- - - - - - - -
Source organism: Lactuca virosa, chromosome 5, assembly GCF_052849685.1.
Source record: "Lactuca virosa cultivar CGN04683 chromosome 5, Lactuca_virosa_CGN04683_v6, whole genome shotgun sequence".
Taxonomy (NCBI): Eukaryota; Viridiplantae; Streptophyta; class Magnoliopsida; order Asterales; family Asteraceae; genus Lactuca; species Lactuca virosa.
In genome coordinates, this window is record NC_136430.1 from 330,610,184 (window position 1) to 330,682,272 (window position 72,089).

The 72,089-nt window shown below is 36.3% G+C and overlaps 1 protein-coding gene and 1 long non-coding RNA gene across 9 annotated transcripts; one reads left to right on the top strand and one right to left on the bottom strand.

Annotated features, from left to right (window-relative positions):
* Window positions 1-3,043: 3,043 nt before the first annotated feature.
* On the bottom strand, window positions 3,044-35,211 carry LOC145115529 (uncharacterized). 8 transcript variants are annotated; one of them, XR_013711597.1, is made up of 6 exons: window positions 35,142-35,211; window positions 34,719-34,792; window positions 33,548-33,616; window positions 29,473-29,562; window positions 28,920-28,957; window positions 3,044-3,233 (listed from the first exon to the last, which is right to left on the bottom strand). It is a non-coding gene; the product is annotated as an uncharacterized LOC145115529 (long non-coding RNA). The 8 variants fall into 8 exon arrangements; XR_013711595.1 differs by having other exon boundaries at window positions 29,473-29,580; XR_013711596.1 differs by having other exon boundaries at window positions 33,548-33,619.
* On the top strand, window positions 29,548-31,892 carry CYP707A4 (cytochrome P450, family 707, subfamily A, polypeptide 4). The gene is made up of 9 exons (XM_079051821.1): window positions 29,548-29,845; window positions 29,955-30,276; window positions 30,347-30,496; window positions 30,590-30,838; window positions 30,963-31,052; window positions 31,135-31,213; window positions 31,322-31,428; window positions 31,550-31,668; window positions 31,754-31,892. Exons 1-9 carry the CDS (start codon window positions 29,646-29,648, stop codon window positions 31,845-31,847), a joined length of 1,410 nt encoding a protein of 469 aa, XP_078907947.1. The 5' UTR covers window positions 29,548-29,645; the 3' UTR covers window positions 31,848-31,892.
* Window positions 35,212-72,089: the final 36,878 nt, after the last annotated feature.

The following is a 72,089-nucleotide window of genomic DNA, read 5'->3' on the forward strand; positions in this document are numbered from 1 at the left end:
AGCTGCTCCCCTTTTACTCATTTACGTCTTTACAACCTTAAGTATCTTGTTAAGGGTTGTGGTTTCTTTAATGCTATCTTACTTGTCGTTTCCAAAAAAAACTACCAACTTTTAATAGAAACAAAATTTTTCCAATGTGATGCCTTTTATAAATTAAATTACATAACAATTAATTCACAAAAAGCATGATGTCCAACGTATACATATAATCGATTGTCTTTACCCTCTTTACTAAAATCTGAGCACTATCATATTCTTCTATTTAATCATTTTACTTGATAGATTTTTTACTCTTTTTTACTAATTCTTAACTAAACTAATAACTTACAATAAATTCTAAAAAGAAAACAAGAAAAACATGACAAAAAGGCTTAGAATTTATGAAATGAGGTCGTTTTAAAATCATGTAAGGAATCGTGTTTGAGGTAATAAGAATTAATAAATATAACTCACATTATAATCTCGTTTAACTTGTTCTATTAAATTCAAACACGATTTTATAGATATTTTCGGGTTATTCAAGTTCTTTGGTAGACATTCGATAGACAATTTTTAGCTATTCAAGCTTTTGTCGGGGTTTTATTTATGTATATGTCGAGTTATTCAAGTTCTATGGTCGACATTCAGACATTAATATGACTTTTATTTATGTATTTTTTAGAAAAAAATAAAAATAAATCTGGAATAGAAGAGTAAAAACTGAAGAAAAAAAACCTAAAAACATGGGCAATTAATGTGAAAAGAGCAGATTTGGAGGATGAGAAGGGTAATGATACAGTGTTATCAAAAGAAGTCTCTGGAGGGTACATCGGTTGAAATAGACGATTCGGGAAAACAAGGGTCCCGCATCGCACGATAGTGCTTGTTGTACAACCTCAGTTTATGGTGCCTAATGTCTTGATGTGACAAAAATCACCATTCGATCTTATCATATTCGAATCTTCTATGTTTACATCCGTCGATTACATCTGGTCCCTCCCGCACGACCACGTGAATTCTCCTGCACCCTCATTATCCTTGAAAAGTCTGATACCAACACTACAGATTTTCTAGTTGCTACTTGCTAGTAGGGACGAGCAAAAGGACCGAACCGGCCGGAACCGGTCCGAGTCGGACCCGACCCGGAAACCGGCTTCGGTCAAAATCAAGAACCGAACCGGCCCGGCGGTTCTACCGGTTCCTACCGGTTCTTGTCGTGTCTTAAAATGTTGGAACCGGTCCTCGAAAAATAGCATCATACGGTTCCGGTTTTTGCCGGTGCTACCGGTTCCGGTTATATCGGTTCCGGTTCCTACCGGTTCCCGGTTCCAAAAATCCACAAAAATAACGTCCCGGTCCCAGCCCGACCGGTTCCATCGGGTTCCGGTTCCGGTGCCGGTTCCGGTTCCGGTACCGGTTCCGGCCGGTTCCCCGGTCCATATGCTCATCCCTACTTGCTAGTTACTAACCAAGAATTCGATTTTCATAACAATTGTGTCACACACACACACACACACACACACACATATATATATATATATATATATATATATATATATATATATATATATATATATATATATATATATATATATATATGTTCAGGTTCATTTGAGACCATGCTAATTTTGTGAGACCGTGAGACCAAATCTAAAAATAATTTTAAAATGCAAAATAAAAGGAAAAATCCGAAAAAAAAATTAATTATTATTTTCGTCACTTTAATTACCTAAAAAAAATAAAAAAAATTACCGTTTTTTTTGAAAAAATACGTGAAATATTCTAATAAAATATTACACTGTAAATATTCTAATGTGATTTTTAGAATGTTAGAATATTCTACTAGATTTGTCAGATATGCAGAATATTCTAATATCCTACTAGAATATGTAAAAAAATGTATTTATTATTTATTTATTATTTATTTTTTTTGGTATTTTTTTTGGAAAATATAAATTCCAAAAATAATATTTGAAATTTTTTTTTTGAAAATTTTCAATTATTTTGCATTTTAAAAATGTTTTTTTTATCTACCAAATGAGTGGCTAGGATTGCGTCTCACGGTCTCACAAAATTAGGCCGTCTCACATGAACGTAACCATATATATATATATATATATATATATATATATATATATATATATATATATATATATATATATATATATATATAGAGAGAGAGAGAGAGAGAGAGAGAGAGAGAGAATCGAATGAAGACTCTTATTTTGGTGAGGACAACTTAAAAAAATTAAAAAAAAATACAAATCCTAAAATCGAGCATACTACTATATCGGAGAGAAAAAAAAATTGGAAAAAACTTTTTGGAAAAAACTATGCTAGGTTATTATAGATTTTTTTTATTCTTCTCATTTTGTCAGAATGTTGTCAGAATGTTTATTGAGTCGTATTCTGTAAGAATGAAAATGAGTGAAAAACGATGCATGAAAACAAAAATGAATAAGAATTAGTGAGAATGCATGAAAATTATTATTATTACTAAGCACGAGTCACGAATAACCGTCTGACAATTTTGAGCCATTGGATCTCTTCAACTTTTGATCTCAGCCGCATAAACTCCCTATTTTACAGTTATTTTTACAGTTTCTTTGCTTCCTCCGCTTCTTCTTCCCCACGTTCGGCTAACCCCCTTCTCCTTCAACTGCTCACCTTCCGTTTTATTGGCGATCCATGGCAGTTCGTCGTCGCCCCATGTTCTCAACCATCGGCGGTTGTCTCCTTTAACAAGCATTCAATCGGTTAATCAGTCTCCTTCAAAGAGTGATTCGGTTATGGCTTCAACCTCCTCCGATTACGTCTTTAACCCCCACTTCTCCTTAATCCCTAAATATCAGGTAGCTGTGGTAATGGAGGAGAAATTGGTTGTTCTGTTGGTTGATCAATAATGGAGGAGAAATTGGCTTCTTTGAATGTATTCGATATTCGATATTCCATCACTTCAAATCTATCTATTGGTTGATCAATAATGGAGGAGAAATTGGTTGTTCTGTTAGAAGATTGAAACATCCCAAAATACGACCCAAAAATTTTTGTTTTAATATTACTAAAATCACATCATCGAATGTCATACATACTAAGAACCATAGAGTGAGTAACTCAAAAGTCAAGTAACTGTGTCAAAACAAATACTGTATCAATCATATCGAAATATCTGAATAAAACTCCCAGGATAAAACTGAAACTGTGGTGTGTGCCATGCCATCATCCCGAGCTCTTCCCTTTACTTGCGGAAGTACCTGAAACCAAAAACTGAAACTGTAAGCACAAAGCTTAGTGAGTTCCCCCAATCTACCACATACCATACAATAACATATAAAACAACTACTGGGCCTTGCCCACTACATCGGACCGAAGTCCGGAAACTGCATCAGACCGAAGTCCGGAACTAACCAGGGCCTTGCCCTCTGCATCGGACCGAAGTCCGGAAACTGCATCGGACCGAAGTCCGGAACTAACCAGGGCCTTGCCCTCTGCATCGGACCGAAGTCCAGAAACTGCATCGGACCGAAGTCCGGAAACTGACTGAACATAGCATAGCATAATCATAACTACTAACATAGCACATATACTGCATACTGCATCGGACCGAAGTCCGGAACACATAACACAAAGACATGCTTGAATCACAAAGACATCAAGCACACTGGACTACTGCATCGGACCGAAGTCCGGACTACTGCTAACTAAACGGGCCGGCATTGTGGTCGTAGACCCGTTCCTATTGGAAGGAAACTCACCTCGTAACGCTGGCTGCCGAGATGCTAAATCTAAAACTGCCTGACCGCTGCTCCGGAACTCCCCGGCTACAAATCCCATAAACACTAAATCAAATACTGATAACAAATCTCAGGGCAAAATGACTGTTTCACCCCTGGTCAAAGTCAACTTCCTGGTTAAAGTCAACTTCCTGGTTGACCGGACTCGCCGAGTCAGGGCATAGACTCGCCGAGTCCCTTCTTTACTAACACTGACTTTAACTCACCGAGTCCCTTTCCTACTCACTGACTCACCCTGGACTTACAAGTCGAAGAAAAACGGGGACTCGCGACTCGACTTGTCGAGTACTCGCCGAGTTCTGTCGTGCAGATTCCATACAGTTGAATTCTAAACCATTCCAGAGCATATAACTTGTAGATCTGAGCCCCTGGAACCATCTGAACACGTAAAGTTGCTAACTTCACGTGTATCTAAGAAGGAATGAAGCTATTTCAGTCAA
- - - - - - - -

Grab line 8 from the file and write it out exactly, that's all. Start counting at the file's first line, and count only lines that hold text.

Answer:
* On the bottom strand, window positions 3,044-35,211 carry LOC145115529 (uncharacterized). 8 transcript variants are annotated; one of them, XR_013711597.1, is made up of 6 exons: window positions 35,142-35,211; window positions 34,719-34,792; window positions 33,548-33,616; window positions 29,473-29,562; window positions 28,920-28,957; window positions 3,044-3,233 (listed from the first exon to the last, which is right to left on the bottom strand). It is a non-coding gene; the product is annotated as an uncharacterized LOC145115529 (long non-coding RNA). The 8 variants fall into 8 exon arrangements; XR_013711595.1 differs by having other exon boundaries at window positions 29,473-29,580; XR_013711596.1 differs by having other exon boundaries at window positions 33,548-33,619.